The recent death of Steve Jobs has been much in the news recently, and a great deal has been written about his work, both from a business and a technical perspective. Much less noticed was the death of another pioneer of the modern computing era, Dennis Ritchie.
Ritchie received his undergraduate degree and PhD from Harvard University. He began working at Bell Labs (as it then was) in 1967, where he worked with Ken Thompson and Brian Kernighan on the development of the UNIX operating system. If you have a computer or other device that runs Android, Mac OS X, Solaris, AIX, a BSD system, or Linux, you are using a system based on ideas first developed in UNIX at Bell Labs. (I have written here a couple of times about the 40+ year history of UNIX and its relatives.)
Ritchie was also the principal developer of the C programming language, and co-authored, with Brian Kernighan, the classic book The C Programming Language, frequently referred to as K&R. C became an important programming language in its own right, especially for systems programming, and it was used for many parts of the UNIX OS itself. The classic
Hello,world! program first appeared in K&R.
In 1983, Ritchie received the Association for Computing Machinery’s [ACM] Turing Award, jointly with Ken Thompson, for the design and implementation of UNIX.; the award selection committee said that:
The success of the UNIX system stems from its tasteful selection of a few key ideas and their elegant implementation. The model of the UNIX system has led a generation of software designers to new ways of thinking about programming. The genius of the UNIX system is its framework, which enables programmers to stand on the work of others.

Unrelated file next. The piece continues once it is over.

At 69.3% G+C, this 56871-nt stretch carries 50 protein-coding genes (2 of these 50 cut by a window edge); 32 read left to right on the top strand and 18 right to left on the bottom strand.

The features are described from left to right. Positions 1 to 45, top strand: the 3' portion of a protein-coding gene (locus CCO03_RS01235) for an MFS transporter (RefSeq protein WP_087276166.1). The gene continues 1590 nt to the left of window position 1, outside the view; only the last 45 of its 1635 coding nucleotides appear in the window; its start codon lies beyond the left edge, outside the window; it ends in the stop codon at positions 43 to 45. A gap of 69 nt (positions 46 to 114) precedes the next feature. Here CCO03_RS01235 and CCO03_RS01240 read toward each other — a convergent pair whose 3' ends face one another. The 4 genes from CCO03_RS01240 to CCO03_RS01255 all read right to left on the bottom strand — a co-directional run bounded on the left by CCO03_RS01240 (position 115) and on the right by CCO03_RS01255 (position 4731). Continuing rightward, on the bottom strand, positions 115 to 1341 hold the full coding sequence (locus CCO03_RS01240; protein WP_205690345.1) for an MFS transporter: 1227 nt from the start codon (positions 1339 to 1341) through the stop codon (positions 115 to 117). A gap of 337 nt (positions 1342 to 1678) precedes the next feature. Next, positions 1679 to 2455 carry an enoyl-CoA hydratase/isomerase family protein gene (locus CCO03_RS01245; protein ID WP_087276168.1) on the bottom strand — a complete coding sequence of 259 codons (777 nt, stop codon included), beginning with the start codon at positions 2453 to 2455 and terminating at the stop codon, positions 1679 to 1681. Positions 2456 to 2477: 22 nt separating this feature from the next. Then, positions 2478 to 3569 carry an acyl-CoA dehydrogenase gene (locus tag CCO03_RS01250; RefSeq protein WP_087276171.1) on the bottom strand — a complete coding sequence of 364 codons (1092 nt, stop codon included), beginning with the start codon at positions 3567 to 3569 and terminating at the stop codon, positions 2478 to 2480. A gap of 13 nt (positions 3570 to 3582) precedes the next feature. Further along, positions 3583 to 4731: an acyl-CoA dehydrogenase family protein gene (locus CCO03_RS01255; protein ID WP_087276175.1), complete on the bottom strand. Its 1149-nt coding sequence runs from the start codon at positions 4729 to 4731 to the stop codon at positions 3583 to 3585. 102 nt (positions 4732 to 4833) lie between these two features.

Ritchie’s award lecture [PDF] was entitled Reflections of Software Research. I’ve mentioned Thompson’s companion lecture, Reflections on Trusting Trust, several times here.
In 1990, Ritchie and Thompson also received the IEEE Richard W. Hamming Medal from the Institute of Electrical and Electronics Engineers, also for their work on UNIX; in 1999, they received the National Medal of Technology from President Clinton.
I feel fortunate to have been able to see all this unfold as it happened.
Update Thursday, 13 October, 17:27 EDT
Ars Technica has a brief memorial article about Dennis Ritchie.
Update Thursday, 13 October, 23:55 EDT
Wired now also has an article on Dennis Ritchie, which focuses on his technical contributions. It includes information from Rob Pike, another member of the Bell Labs technical staff.